The baptism of Clovis I also highlights the sacred role of the Germanic king. A Germanic king held the highest religious office for his people. He was seen as of divine descent, was the leader of the religious cult and was responsible for the fertility of the land and military victory. Accordingly, the conversion of their leader had a strong impact on his people. If he considered it appropriate to adopt the Christian belief, this also was a good idea for them.
Thus early Germanic Christianity was presented as an alternative to native Germanic paganism and elements were syncretized, for example parallels between Woden and Christ. An illustration of these tendencies is the Anglo-Saxon poem Dream of the Rood, where Jesus is cast in the heroic model of a Germanic warrior, who faces his death unflinchingly and even eagerly. The Cross, speaking as if it were a member of Christ's band of retainers, accepts its fate as it watches its Creator die, and then explains that Christ's death was not a defeat but a victory. This is in direct correspondence to the Germanic pagan ideals of fealty to one's lord.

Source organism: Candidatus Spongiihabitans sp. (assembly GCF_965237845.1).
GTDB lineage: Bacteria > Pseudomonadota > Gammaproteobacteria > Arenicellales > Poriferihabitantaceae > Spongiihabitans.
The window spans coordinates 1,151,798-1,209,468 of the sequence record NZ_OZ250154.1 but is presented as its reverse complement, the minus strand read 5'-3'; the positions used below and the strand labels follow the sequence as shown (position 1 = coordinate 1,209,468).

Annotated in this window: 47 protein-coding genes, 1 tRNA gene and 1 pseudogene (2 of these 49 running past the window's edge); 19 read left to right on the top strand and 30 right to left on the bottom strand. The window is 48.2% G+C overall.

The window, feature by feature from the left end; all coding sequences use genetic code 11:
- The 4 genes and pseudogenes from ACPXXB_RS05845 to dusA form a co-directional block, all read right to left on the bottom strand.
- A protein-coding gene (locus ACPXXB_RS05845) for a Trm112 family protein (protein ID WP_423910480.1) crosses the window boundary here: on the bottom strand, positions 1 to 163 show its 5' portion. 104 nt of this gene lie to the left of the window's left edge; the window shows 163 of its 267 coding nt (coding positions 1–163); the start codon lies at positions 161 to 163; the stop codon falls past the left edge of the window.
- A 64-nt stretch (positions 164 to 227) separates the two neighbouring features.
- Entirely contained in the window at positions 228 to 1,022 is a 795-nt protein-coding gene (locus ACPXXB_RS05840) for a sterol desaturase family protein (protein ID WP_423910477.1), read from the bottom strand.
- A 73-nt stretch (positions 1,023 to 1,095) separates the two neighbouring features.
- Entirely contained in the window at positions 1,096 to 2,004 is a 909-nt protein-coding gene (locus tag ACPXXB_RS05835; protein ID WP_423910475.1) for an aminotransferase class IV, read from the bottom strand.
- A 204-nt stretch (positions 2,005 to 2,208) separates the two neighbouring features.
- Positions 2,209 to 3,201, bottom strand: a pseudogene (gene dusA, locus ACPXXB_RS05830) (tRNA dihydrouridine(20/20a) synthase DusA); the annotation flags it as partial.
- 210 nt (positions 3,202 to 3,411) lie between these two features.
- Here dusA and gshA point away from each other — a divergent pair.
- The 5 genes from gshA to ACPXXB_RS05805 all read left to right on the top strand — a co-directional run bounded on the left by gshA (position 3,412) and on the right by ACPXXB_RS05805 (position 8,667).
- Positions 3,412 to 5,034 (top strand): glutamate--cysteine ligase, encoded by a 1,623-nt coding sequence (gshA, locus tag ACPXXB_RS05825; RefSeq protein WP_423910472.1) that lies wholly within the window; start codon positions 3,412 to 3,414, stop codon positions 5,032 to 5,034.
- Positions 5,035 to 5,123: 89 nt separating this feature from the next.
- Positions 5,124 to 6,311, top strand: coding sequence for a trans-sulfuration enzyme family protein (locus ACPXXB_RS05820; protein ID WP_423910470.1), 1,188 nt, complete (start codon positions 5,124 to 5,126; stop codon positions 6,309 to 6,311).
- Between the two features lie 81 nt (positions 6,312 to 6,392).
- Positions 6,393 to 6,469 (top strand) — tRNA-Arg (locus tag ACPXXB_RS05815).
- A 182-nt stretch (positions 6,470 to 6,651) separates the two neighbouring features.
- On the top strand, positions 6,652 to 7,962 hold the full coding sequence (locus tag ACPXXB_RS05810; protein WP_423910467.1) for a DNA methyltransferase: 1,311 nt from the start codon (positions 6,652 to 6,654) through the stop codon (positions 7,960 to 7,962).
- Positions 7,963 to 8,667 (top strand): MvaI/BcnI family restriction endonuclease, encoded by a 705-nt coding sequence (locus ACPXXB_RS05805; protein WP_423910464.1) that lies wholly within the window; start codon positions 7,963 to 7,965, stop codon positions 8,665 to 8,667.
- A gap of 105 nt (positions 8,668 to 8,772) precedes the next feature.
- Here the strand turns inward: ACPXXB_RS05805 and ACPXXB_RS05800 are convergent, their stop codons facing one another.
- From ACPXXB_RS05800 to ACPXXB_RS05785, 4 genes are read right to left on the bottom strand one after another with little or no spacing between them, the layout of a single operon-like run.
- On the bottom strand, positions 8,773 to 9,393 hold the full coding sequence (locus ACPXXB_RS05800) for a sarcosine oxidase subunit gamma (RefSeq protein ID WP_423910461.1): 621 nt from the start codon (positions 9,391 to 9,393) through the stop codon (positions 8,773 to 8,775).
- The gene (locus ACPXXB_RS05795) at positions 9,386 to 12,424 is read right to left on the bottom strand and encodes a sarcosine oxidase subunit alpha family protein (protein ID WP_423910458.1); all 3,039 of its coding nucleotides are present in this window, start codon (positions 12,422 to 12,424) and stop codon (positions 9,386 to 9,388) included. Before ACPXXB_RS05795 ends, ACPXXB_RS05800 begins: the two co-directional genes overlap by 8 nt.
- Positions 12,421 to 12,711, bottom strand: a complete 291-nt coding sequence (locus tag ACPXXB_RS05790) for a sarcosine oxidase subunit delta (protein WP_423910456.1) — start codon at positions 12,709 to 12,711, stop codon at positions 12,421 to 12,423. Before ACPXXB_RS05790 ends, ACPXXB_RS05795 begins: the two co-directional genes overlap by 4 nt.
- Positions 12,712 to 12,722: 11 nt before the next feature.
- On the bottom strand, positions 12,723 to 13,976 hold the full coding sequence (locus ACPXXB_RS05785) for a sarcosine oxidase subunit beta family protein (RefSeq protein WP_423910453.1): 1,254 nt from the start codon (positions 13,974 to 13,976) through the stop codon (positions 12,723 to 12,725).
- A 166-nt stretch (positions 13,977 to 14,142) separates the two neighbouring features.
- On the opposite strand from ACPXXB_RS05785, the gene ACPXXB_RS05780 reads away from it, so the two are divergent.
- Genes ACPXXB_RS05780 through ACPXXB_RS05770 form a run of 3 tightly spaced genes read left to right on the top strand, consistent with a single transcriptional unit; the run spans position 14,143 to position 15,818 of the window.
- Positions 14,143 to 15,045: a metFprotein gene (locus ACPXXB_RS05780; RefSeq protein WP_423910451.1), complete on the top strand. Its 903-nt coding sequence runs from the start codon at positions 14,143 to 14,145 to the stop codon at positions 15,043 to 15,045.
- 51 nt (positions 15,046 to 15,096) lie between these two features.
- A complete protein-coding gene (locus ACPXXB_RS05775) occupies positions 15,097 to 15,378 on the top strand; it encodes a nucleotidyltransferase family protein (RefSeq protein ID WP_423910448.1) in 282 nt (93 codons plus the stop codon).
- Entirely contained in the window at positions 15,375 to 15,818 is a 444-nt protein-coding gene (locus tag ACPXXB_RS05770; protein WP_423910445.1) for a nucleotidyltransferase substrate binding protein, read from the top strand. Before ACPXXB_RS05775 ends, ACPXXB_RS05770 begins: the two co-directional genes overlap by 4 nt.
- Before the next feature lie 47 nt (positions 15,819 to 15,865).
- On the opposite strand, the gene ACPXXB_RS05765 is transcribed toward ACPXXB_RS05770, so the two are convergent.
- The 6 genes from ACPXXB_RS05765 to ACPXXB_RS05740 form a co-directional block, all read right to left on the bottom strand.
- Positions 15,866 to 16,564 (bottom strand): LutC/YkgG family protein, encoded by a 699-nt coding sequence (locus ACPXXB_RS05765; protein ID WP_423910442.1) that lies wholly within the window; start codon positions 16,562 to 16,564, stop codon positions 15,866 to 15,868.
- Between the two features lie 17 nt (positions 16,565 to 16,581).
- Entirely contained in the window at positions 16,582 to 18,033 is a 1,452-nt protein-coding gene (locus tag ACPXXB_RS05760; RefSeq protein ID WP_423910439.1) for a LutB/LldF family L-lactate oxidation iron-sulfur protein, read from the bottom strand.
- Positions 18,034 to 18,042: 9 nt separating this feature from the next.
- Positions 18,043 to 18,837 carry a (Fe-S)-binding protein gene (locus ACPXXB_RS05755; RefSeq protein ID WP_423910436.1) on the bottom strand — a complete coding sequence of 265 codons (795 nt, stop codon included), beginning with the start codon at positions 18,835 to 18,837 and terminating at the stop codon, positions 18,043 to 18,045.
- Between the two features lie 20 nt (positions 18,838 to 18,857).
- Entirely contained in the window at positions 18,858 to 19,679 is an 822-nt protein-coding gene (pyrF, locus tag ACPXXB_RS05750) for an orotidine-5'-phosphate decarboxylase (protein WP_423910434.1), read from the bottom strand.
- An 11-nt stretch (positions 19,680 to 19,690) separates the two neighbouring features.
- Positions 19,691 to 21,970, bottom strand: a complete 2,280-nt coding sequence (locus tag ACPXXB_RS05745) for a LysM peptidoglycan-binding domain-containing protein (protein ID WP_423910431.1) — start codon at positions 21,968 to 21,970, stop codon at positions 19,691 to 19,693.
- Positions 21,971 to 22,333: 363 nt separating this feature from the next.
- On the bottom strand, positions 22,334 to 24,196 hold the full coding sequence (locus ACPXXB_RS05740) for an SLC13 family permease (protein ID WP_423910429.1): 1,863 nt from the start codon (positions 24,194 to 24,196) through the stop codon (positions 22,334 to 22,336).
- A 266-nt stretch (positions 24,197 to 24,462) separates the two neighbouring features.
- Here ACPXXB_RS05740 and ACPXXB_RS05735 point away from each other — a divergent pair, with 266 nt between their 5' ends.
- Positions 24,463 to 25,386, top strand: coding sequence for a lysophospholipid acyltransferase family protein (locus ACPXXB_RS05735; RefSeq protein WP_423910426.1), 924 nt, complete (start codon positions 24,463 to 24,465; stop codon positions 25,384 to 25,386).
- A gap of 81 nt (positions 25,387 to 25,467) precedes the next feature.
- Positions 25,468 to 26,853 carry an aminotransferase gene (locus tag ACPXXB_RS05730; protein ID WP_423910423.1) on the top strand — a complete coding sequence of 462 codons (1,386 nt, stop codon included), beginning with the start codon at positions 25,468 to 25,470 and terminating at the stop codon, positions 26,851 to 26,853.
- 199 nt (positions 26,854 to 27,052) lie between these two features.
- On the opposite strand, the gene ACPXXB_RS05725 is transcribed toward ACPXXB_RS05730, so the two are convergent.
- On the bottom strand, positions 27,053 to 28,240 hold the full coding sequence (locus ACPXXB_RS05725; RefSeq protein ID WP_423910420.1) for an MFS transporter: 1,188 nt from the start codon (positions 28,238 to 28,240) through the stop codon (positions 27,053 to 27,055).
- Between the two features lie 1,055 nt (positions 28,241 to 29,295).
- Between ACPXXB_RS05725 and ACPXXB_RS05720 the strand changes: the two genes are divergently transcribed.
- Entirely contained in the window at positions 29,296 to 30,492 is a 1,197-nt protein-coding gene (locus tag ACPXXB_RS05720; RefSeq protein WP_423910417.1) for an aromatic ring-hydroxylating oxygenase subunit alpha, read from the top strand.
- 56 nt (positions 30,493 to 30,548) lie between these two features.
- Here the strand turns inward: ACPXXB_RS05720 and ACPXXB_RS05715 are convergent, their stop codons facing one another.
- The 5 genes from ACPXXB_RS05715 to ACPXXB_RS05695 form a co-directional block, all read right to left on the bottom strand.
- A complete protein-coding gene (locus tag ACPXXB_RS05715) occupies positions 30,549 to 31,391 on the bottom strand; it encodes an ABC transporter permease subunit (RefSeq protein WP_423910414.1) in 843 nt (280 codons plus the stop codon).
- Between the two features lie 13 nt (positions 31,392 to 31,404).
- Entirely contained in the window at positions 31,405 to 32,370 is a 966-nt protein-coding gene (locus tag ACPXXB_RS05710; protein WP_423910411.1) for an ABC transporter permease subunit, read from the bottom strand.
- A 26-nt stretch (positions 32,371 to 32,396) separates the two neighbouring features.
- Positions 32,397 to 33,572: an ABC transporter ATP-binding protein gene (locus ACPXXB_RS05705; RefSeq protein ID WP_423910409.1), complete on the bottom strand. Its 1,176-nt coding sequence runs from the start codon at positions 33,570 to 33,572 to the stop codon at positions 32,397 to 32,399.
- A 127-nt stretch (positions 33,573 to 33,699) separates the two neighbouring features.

Georgian Orthodox Church 
The Georgian Orthodox Church became independent in 466 when the Patriarchate of Antioch elevated the Bishop of Mtskheta to the rank of "Catholicos of Kartli".
See also 
- Rise of Christianity during the Fall of Rome
- History of Christianity
- History of the Roman Catholic Church
- History of the Eastern Orthodox Church
- History of Christian theology
- History of Oriental Orthodoxy
- Church Fathers
- List of Church Fathers
- Christian monasticism
- Development of the New Testament canon
- History of Calvinist-Arminian debate
- List of events in early Christianity
- Timeline of Christianity#Era of the Seven Ecumenical Councils
- Timeline of Christian missions#Era of the Seven Ecumenical Councils